Whatever your personal opinion on gun ownership in the United States, there’s no denying that millions of U.S. residents feel a great fondness for their ﬁrearms. So it should come as no surprise that many aspiring expats want to bring their guns with them to their new home. While it’s possible in some places, be prepared for a lot more red tape and tighter controls than you typically face in the States. Bear in mind that gun laws are liable to change, so you need to do your due diligence if you plan to import or buy a gun overseas.
My wife and I are a couple of quitters. Two years ago I left my successful career as the vice president of a litigation support company in Dallas, Texas, and Jen left her career in commercial title insurance. We were both in our early 40s. Changes in the industry I worked in and at the company I managed prompted a career adjustment.
After just over a year in their home overlooking Lake Arenal in Costa Rica, Steve, 59, and Prudence Tippins, 50, are loving their new life…and many mornings get a dramatic reminder of why they decided to move. With the year-round, temperate climate, the couple regularly sleep outdoors on their deck.
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Verdant hills rise gracefully from the shore, surrounding the blue waters of the lake. No boat traffic disturbs the peace. And the countryside is a mix of farm, pasture, and forest…with homes dotting the hills overlooking the water. Expats have been arriving in increasing numbers, but the development is small-scale and never overpowers the scenery and doesn’t spoil the view.
“In the U.S., you’re always going, going, going…it’s so easy to lose sight of where you’re headed. Life got too fast-moving for us”, explains Ray Granade. “We always needed to be somewhere, quickly, then somewhere else. It seemed like we were spending an extraordinary amount of time sitting in traffic. Now the longest we wait in the car is usually for a herd of cattle to cross the road,” he adds, saying he and his wife Kim, both 63, also wanted to escape the consumerism in the U.S.
In the Northern Highlands region of Costa Rica, about three hours northwest of the capital, San Jose, is Lake Arenal. Blessed with a spring-like climate year-round, the shores around the lake have become home to an increasing number of expats from around the world, including many North Americans. They find a vibrant and active expat community, a small town atmosphere, a rural feel, and peace and quiet. Many live in homes with panoramic lake views.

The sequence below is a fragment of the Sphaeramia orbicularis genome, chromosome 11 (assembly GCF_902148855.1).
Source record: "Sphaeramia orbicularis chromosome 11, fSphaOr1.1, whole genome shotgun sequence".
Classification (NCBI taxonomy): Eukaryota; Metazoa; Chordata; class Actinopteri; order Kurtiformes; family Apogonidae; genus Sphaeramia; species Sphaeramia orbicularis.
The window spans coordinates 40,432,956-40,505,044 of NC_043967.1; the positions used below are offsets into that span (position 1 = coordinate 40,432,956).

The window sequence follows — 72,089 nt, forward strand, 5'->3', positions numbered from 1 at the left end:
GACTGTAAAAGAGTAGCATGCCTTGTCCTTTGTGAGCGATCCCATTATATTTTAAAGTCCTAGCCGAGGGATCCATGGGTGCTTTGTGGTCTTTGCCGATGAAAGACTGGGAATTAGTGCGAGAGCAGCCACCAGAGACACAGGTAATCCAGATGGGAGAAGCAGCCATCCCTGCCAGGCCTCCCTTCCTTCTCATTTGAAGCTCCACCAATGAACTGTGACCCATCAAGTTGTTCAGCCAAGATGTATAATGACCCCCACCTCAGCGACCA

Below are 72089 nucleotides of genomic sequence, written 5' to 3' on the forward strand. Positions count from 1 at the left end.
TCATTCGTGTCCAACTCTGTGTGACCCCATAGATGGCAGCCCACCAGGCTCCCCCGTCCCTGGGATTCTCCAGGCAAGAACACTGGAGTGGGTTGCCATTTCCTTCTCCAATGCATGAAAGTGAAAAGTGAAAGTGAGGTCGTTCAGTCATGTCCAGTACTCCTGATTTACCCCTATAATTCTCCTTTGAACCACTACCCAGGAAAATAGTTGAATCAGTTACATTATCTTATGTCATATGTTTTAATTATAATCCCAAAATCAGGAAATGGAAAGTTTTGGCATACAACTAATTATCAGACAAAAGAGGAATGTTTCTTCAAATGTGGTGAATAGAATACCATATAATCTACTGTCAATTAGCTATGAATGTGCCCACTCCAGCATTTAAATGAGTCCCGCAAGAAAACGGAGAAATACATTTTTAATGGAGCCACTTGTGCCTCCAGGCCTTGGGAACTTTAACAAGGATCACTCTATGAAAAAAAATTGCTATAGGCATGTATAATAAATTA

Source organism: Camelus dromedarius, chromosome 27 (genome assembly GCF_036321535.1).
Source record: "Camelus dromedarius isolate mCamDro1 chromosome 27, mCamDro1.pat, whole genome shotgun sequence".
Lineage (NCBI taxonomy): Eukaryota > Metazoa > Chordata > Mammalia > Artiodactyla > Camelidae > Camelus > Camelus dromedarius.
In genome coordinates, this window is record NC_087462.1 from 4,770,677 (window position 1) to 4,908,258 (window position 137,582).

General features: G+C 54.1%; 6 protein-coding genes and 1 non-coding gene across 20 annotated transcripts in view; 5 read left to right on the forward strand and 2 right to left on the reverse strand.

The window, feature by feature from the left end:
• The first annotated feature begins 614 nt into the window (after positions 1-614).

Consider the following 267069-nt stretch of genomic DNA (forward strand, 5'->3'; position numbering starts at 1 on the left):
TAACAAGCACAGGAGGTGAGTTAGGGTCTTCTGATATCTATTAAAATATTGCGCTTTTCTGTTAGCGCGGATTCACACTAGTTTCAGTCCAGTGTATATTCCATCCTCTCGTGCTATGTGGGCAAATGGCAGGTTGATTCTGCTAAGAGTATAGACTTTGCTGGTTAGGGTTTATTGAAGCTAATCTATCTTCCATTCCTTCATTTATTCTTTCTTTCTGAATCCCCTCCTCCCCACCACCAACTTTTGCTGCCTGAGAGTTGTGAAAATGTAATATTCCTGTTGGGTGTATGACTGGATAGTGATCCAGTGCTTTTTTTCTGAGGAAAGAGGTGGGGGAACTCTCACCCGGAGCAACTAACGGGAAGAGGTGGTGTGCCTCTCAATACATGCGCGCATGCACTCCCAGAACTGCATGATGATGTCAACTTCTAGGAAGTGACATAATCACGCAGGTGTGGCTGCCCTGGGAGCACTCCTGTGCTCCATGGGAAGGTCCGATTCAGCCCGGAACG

We’ve been everywhere, all over Costa Rica,” says Jessica Sueiro of her family’s travels through this Central American haven. “This week we’re going to Flamingo beach on the northern Pacific, Montezuma on the Nicoya Peninsula, and the mountain town of Monteverde, with the cloud forest.”
For millions of folks, golf satisfies something in the soul: hitting that one pure shot…breathing fresh air…and walking an immaculate course…the fast friendships forged on the fairway (and in the clubhouse bar). The game we know today has its origins in Scotland in the 15th century. popularized by British royalty, it soon spread throughout Europe and beyond.
Stephanie Gough can hardly believe how quickly the five years has gone since she moved, with her family, to Costa Rica. “It’s kind of crazy that it’s been that long,” says Stephanie, who lives in the bustling beach town of Tamarindo, on Costa Rica’s northern Pacific coast.
On my first trip to Granada, Nicaragua several years ago, I stopped in a small bookshop in the historic colonial quarter, just a few blocks from the main square. It was evident the owner—an expat from California—was a lover of literature. Classics…science fiction…travelogues…histories…and more lined the shelves. As I chatted to him, it emerged that he got started when he was just passing through Granada and, looking to make a bit of extra travel money…he laid books out on a blanket on the street to sell.
As the sun set over the Pacific, the silhouettes of fishing boats lined up on the horizon came into sharp relief. Just in front of me, a dozen children clambered through tide pools searching for shells and sea creatures. The strains of reggae from the live band playing at the bar just behind me provided a great soundtrack to this late afternoon on the beach. A friend of mine standing next to me turned and said, “Not bad, huh?”
As I came over the last hill on the road from Tilaran, a small town about 10 minutes from the shore of Lake Arenal, I could see what makes Arenal so special. The stunning lake vistas opened up before me… Most of the land here is forest, pasture, or farm—split by rivers, streams, and rocky waterfalls…natural and unspoiled. And it has that small-town feel, where strangers say “Buenas tardes” as you walk through town or wave if you drive by.
Costa Rica’s Caribbean is a wild coastline…the least developed region of the country. Small towns and villages line the coast. Jungle surrounds you. The beaches range from dark volcanic sand to golden-hued grains to the powdery white variety. The water is a clear turquoise. And the living is very easy. Take a look at this selection of the best beaches on the Caribbean: the best places for watersports, sunbathing, and enjoying a good book in the shade of a palm tree.